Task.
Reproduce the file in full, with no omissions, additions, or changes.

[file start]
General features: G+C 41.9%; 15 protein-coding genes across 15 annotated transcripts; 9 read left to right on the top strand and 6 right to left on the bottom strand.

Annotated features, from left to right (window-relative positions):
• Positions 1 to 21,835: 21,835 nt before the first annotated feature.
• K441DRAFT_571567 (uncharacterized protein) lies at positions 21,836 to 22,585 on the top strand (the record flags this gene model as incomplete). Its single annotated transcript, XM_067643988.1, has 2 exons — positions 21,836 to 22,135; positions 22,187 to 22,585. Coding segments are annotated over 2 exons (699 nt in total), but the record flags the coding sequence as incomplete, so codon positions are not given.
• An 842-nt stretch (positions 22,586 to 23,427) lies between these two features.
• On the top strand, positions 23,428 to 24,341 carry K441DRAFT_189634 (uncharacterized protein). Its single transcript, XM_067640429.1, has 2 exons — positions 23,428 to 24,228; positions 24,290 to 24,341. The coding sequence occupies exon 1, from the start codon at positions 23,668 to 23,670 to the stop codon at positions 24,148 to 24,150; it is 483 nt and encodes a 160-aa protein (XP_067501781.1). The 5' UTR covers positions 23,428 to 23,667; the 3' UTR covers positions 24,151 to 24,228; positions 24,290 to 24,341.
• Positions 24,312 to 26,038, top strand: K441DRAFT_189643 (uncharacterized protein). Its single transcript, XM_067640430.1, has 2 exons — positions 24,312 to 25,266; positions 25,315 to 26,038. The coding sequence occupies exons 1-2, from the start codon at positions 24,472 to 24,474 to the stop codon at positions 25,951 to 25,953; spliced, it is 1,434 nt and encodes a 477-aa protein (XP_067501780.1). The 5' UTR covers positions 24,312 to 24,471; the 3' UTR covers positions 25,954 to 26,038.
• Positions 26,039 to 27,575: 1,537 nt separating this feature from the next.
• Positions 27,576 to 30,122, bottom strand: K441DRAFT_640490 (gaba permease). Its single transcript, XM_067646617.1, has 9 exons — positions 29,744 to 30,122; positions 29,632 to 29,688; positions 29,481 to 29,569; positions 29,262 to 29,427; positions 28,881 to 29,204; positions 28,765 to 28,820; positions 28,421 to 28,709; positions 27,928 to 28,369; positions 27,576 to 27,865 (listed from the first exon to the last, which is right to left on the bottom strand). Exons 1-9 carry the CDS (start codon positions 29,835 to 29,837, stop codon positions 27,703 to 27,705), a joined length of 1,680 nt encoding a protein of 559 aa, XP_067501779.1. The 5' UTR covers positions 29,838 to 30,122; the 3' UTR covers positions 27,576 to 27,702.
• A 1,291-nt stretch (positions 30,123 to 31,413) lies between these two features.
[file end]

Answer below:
General features: G+C 41.9%; 15 protein-coding genes across 15 annotated transcripts; 9 read left to right on the top strand and 6 right to left on the bottom strand.

Annotated features, from left to right (window-relative positions):
• Positions 1 to 21,835: 21,835 nt before the first annotated feature.
• K441DRAFT_571567 (uncharacterized protein) lies at positions 21,836 to 22,585 on the top strand (the record flags this gene model as incomplete). Its single annotated transcript, XM_067643988.1, has 2 exons — positions 21,836 to 22,135; positions 22,187 to 22,585. Coding segments are annotated over 2 exons (699 nt in total), but the record flags the coding sequence as incomplete, so codon positions are not given.
• An 842-nt stretch (positions 22,586 to 23,427) lies between these two features.
• On the top strand, positions 23,428 to 24,341 carry K441DRAFT_189634 (uncharacterized protein). Its single transcript, XM_067640429.1, has 2 exons — positions 23,428 to 24,228; positions 24,290 to 24,341. The coding sequence occupies exon 1, from the start codon at positions 23,668 to 23,670 to the stop codon at positions 24,148 to 24,150; it is 483 nt and encodes a 160-aa protein (XP_067501781.1). The 5' UTR covers positions 23,428 to 23,667; the 3' UTR covers positions 24,151 to 24,228; positions 24,290 to 24,341.
• Positions 24,312 to 26,038, top strand: K441DRAFT_189643 (uncharacterized protein). Its single transcript, XM_067640430.1, has 2 exons — positions 24,312 to 25,266; positions 25,315 to 26,038. The coding sequence occupies exons 1-2, from the start codon at positions 24,472 to 24,474 to the stop codon at positions 25,951 to 25,953; spliced, it is 1,434 nt and encodes a 477-aa protein (XP_067501780.1). The 5' UTR covers positions 24,312 to 24,471; the 3' UTR covers positions 25,954 to 26,038.
• Positions 26,039 to 27,575: 1,537 nt separating this feature from the next.
• Positions 27,576 to 30,122, bottom strand: K441DRAFT_640490 (gaba permease). Its single transcript, XM_067646617.1, has 9 exons — positions 29,744 to 30,122; positions 29,632 to 29,688; positions 29,481 to 29,569; positions 29,262 to 29,427; positions 28,881 to 29,204; positions 28,765 to 28,820; positions 28,421 to 28,709; positions 27,928 to 28,369; positions 27,576 to 27,865 (listed from the first exon to the last, which is right to left on the bottom strand). Exons 1-9 carry the CDS (start codon positions 29,835 to 29,837, stop codon positions 27,703 to 27,705), a joined length of 1,680 nt encoding a protein of 559 aa, XP_067501779.1. The 5' UTR covers positions 29,838 to 30,122; the 3' UTR covers positions 27,576 to 27,702.
• A 1,291-nt stretch (positions 30,123 to 31,413) lies between these two features.